Scott died over six months ago now. How have I survived this long? I’m OK most of the time, except when I’m not. The permanency of his death has started to settle in, making me feel as if I’m trapped in a fish tank, unable to breathe. Except I am able to breathe, somehow. It’s a secret talent I didn’t know I had.
Autumn is the season of nostalgia for me, every year. The smells of the desiccating leaves and the first wood fires of the season, the crispness in the air. Even the dusty smell of the heat kicking on in our 200-year-old flat. I love venturing out into the newly-chilled air, and also being all cozy inside at home. It should be the season for cuddling on the couch and reading, but Purrcules is stubbornly illiterate. She prefers watching the washing machine in action.
I also love the foods of fall. Scott and I loved them together. I’d make him pumpkin soup, roasted brussels sprouts, squash casserole, roasted chestnuts, pumpkin pie. When the cold really settled in, it was time for homemade glühwein, raclette, and fondue. Melted cheese could make any day into a special occasion. I haven’t yet learned how to get excited for these things alone.
On rainy days, I’ve been wearing Scott’s raincoat. It’s much more waterproof than mine. He didn’t own it for very long before he got sick, so it doesn’t smell like him the way his old winter coat does. I’ve gotten rid of most of his clothes by now, but I’m keeping that winter coat until I have inhaled every last drop of his scent.
When visiting an Italian city, there’s a certain progression to the day that we aim for. It goes more or less like this:
9am coffee & pastry
1pm lunch Continue reading
We have some good friends who live in Padua (Padova), so we like to stop by every time we’re in the area (“the area” basically referring to the Veneto, the region of Italy around Venice). It’s a gorgeous city, full of narrow porticoed streets, cathedrals, bustling squares, and humiliated graduates. Continue reading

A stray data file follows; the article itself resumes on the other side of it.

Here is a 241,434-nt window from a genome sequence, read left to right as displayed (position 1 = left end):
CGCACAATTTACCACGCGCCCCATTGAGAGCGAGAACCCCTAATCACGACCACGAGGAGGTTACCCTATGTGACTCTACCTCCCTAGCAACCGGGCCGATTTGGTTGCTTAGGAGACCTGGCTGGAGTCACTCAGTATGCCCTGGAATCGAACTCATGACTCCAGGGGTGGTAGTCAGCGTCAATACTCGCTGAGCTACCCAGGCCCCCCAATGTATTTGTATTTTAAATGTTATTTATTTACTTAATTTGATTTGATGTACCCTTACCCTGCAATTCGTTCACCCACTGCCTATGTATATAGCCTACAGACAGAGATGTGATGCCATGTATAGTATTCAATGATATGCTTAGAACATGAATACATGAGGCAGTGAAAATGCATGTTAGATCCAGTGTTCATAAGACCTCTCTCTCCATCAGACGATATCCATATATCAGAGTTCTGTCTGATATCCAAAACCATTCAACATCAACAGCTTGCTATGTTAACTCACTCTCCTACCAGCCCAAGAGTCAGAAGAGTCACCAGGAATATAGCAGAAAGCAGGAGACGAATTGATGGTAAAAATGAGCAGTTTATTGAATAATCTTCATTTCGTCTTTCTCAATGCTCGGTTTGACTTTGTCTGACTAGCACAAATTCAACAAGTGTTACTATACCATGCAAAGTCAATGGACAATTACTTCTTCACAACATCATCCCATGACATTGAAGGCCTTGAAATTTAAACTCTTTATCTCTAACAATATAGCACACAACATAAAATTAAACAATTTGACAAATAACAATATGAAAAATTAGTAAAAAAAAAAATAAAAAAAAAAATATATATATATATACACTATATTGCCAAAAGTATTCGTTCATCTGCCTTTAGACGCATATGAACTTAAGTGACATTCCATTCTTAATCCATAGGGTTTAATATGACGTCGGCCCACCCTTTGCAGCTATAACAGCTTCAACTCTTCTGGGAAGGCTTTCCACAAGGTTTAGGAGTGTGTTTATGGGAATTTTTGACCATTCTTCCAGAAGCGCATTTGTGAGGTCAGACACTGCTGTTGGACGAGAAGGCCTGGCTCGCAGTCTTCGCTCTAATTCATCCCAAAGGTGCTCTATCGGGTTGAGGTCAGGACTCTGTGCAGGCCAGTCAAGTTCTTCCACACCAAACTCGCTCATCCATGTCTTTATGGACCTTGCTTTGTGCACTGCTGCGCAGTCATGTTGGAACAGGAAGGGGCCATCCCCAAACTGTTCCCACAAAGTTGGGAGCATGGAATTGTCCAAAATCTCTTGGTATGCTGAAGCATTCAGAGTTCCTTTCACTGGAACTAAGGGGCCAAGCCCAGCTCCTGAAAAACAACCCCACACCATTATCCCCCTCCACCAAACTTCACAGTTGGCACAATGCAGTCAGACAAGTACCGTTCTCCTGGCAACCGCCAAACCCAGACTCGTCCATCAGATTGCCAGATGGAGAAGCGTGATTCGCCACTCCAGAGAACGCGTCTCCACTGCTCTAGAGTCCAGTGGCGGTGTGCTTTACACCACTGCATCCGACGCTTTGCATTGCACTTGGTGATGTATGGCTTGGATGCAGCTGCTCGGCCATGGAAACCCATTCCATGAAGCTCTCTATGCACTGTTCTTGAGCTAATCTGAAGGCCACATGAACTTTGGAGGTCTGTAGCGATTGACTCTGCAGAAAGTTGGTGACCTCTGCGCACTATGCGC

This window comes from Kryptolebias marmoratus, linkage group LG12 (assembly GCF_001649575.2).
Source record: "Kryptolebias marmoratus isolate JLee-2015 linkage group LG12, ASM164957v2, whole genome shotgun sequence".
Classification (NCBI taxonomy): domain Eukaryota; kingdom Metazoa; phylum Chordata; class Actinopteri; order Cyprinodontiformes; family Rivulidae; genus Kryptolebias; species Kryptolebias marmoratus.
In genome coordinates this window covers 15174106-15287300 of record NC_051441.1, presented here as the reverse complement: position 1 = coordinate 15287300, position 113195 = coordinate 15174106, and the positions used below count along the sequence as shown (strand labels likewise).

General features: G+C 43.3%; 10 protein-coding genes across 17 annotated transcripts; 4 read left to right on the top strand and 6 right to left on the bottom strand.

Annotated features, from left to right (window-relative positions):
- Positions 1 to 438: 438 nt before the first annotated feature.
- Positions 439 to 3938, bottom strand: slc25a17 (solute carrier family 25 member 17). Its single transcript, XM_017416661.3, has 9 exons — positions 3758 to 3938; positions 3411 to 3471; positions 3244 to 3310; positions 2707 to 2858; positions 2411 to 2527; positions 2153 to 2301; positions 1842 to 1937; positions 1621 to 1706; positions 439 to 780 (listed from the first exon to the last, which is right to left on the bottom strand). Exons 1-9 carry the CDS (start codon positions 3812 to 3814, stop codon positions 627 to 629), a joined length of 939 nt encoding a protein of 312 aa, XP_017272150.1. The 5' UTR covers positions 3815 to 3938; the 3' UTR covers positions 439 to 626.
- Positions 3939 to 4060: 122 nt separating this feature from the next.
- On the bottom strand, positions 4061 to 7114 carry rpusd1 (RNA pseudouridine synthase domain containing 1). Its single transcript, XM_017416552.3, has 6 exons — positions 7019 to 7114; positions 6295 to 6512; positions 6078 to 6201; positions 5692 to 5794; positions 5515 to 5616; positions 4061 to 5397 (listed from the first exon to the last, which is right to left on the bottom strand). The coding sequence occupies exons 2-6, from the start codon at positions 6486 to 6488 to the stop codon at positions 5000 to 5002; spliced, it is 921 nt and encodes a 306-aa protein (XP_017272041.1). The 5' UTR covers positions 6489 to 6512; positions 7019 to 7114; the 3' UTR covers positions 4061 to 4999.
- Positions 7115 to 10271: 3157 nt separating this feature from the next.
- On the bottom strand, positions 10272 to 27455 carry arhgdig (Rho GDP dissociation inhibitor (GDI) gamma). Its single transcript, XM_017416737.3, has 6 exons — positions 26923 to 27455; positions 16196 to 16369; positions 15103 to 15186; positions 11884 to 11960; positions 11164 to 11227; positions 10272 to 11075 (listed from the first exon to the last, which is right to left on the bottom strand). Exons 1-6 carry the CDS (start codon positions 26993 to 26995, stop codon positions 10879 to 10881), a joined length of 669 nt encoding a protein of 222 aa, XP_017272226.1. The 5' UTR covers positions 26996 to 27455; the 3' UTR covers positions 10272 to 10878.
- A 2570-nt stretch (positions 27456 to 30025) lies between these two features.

On our recent trip to the Dolomites, we mainly kept close to the adorable cabin where we were staying, but we did venture out to explore some neighboring towns in Veneto on a couple of occasions. Continue reading
The morning after the snow
We absolutely love living in Edinburgh, but this city seems to have two major flaws: 1) it doesn’t get enough snow and 2) Italy is no longer within a reasonable driving distance. We were starting to feel it was time to address the deficits of snow and Italy in our lives. Continue reading
So much ice, and so reasonably-priced (fellow expats will understand this one).
We’ve been expats for a long time now. Trips back to visit the US are still strange, yet extremely familiar in their strangeness. There were no big moments of reverse culture shock on our Christmas trip “home”, but there was plenty of culture-based amusement. Continue reading
It was still raining as we pulled into Plockton, but the charm of this small seaside town was evident even through the dreich. Continue reading
There are certain laments you hear amongst American expat communities the world over. “I miss peanut butter!” “Why is there no good Mexican food here?” “Where can I find canned pumpkin?” After several years out of the country, most of us learn to adapt to these grueling hardships one way or another. There are expats who lug giant suitcases full of ranch dressing and jello back from every visit to the US. There are those who just fill the peanut-butter-cup-shaped hole in their lives with exotic local sweets (Cadbury Egg, anyone?). And then there are those of us who use such deprivation as an excuse to expand our skill sets. Which is why I know how to make pumpkin pies without using canned pumpkin. Continue reading
If there is one thing we have learned about the residents of this island we live on, it’s that they love baked goods. Cake comes up in conversation even more frequently than the weather. One of the most popular things on TV is the Great British Bake Off, a show which I suspect we’re going to have to start watching if we ever want to truly assimilate. Continue reading
Kushiage was one of the many types of Japanese dining we experienced in Tokyo. It basically consists of deep-fried food on bamboo sticks, but that description doesn’t really do it justice. Continue reading